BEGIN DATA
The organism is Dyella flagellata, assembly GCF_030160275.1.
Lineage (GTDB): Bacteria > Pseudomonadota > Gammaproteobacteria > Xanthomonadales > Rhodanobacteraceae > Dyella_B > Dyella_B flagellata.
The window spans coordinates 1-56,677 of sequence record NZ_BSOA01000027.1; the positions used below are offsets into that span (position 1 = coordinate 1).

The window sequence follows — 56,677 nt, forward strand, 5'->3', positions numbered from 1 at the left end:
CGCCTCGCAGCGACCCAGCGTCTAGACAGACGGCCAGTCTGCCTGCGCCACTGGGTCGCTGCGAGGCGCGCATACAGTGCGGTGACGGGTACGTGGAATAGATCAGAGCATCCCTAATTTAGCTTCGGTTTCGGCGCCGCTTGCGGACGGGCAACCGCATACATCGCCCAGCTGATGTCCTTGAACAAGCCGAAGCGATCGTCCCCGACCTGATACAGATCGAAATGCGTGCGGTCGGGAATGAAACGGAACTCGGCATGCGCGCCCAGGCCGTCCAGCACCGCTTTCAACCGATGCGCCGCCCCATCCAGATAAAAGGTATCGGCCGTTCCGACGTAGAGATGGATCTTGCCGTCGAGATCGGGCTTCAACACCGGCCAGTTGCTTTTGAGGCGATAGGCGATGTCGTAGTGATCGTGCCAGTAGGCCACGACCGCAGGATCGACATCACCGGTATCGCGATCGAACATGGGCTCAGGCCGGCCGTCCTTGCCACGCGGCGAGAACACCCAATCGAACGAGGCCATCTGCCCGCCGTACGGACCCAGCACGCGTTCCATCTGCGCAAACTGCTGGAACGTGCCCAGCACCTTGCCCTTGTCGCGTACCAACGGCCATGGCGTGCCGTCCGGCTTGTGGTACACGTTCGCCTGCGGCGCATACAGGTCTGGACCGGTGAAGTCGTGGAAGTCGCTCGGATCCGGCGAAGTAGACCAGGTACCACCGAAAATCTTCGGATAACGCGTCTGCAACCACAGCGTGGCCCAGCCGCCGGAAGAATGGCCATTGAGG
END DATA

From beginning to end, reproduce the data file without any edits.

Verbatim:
The organism is Dyella flagellata, assembly GCF_030160275.1.
Lineage (GTDB): Bacteria > Pseudomonadota > Gammaproteobacteria > Xanthomonadales > Rhodanobacteraceae > Dyella_B > Dyella_B flagellata.
The window spans coordinates 1-56,677 of sequence record NZ_BSOA01000027.1; the positions used below are offsets into that span (position 1 = coordinate 1).

The window sequence follows — 56,677 nt, forward strand, 5'->3', positions numbered from 1 at the left end:
CGCCTCGCAGCGACCCAGCGTCTAGACAGACGGCCAGTCTGCCTGCGCCACTGGGTCGCTGCGAGGCGCGCATACAGTGCGGTGACGGGTACGTGGAATAGATCAGAGCATCCCTAATTTAGCTTCGGTTTCGGCGCCGCTTGCGGACGGGCAACCGCATACATCGCCCAGCTGATGTCCTTGAACAAGCCGAAGCGATCGTCCCCGACCTGATACAGATCGAAATGCGTGCGGTCGGGAATGAAACGGAACTCGGCATGCGCGCCCAGGCCGTCCAGCACCGCTTTCAACCGATGCGCCGCCCCATCCAGATAAAAGGTATCGGCCGTTCCGACGTAGAGATGGATCTTGCCGTCGAGATCGGGCTTCAACACCGGCCAGTTGCTTTTGAGGCGATAGGCGATGTCGTAGTGATCGTGCCAGTAGGCCACGACCGCAGGATCGACATCACCGGTATCGCGATCGAACATGGGCTCAGGCCGGCCGTCCTTGCCACGCGGCGAGAACACCCAATCGAACGAGGCCATCTGCCCGCCGTACGGACCCAGCACGCGTTCCATCTGCGCAAACTGCTGGAACGTGCCCAGCACCTTGCCCTTGTCGCGTACCAACGGCCATGGCGTGCCGTCCGGCTTGTGGTACACGTTCGCCTGCGGCGCATACAGGTCTGGACCGGTGAAGTCGTGGAAGTCGCTCGGATCCGGCGAAGTAGACCAGGTACCACCGAAAATCTTCGGATAACGCGTCTGCAACCACAGCGTGGCCCAGCCGCCGGAAGAATGGCCATTGAGG